But they weren’t the first great all-girl rock band. That was Fanny. Their first album came out in 1970, ten years before the Go-Go’s arrived. Give a listen to to the song Blind Alley below. That’s right. Fanny rawked!
I was fourteen years old when I first saw/heard Fanny on the Midnight Special TV show. As best I can remember my reaction was, well…adolescent male confusion. They sounded like a real rock and roll band. But they were girls. Girls didn’t play music like that. I wasn’t anti girl rockers, but…my aspirations to become a rock star were closely related to my being a quiet, nerdy male person who played an instrument reasonably well. I joined other male persons of the same sort to make a loud, rhythmic and occasionally melodic sound. That’s what rock bands were supposed to be. And now there was this! Mind blown.
Other folks were probably as confused as I was, maybe more so. Fanny did pretty well for their time, considering the level of sexism in the music industry. A couple of their songs made it into the Top 100. David Bowie promoted them and Barbara Streisand hired them as her studio band. They toured with Jethro Tull, Slade, and Humble Pie (the last two seem like particularly good match).
Anyway, thanks to the wonders of internet and music streaming, you can now give Fanny the listen they deserved all those years ago. Some links below:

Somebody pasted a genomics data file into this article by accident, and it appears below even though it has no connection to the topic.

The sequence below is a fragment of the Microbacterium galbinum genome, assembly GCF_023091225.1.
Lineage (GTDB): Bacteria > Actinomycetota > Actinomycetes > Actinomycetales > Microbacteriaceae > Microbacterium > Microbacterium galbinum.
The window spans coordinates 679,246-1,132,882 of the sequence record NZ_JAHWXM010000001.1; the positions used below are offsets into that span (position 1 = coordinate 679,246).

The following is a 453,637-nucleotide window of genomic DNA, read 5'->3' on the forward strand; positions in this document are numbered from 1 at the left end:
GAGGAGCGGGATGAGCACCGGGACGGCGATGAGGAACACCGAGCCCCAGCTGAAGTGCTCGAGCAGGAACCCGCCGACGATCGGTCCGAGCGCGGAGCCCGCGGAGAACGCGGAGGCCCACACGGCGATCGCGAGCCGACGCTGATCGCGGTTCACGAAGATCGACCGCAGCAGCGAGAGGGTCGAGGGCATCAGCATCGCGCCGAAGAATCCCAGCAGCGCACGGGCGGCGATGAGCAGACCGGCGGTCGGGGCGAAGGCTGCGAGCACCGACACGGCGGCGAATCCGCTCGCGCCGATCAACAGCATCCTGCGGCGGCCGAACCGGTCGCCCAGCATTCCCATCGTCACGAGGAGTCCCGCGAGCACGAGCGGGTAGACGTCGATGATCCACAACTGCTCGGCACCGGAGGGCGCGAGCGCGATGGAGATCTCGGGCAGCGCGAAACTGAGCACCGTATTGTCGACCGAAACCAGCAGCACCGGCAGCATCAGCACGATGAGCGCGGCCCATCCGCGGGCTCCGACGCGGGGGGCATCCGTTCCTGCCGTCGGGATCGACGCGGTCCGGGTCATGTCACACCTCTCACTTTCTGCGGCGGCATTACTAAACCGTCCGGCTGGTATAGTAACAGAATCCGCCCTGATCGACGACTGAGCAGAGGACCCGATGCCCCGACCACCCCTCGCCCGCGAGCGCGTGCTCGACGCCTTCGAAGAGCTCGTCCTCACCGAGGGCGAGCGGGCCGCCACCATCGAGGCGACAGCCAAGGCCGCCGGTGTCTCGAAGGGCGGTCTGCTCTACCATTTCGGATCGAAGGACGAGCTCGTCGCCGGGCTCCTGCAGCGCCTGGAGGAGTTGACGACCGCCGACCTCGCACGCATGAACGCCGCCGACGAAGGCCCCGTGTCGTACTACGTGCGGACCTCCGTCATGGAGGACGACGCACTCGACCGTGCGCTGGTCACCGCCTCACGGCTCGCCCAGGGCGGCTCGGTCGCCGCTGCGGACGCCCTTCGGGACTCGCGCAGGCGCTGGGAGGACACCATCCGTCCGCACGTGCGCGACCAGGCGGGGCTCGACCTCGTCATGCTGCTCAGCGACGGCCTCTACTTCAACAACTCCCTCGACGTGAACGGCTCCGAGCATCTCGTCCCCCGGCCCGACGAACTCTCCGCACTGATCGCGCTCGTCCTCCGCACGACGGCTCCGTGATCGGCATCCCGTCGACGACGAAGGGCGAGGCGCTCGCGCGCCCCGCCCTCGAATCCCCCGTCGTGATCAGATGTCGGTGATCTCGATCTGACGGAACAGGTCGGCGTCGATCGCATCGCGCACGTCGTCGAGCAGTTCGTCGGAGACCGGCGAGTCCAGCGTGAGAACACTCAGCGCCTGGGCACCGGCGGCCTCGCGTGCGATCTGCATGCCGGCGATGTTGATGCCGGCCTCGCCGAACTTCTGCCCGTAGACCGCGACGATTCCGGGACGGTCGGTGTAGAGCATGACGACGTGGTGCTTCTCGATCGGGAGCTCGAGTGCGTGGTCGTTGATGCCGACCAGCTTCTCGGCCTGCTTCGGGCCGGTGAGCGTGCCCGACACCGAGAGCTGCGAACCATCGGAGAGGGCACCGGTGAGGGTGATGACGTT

In Desert City Diva (both the book and the podcast), Rolly Waters’s investigation leads him to a late night rendezvous at a place known as Desert View Tower. Someone calls to him from the rocky boulders above – “Proceed to the Crocodile!”
You’ll have to read the book to know what happens next, but the crocodile and other animal sculptures described in the book are real. They’re part of what’s known as Boulder Park, adjacent to the Tower, with folk art carved by a man named Merle Ratcliff in the 1930s during the Great Depression.
I’m always looking for interesting locales and places in San Diego County to include in the Rolly Waters mystery novels. Desert View Tower and Boulder Park made a great setting for chasing after scofflaws and escaping from villains.
One thing I decided when we started putting together Desert City Diva: The Podcast was that we needed a theme song. Nothing says “high production values” like your own custom musical theme. I whipped out my trusty Garageband software and put together the number below:
Drums, bass, and a couple of repeated keyboard chords came first. I played around a bit and finally came up with a melody that had the right feel (and sounded guitarlike). Then a little tag for all the instruments to play at the end. Rolly’s Theme was born. Not exactly Hans Zimmer or Danny Elfman level scoring, but not bad for a podcast.
The theme did prove fairly malleable, though. After Kyrsten Hafso-Koppman, who plays Macy, started humming along with the tune during rehearsal, we captured her voice on tape and I built a slightly different version of the tune. I call this one Macy’s theme:
I passed the tune over to guitar pro (and former bandmate) Ian Vatet with instructions to “come up with an acoustic guitar version of this, like Rolly might play at home”. Here’s what he came up with:
Nice, huh? I think so.
There’s more music from the podcast posted on SoundCloud, including some “atmosphere” stuff and the blues jam Ian produced on his own (my instructions – “killer guitar player sits in with adequate garage band”).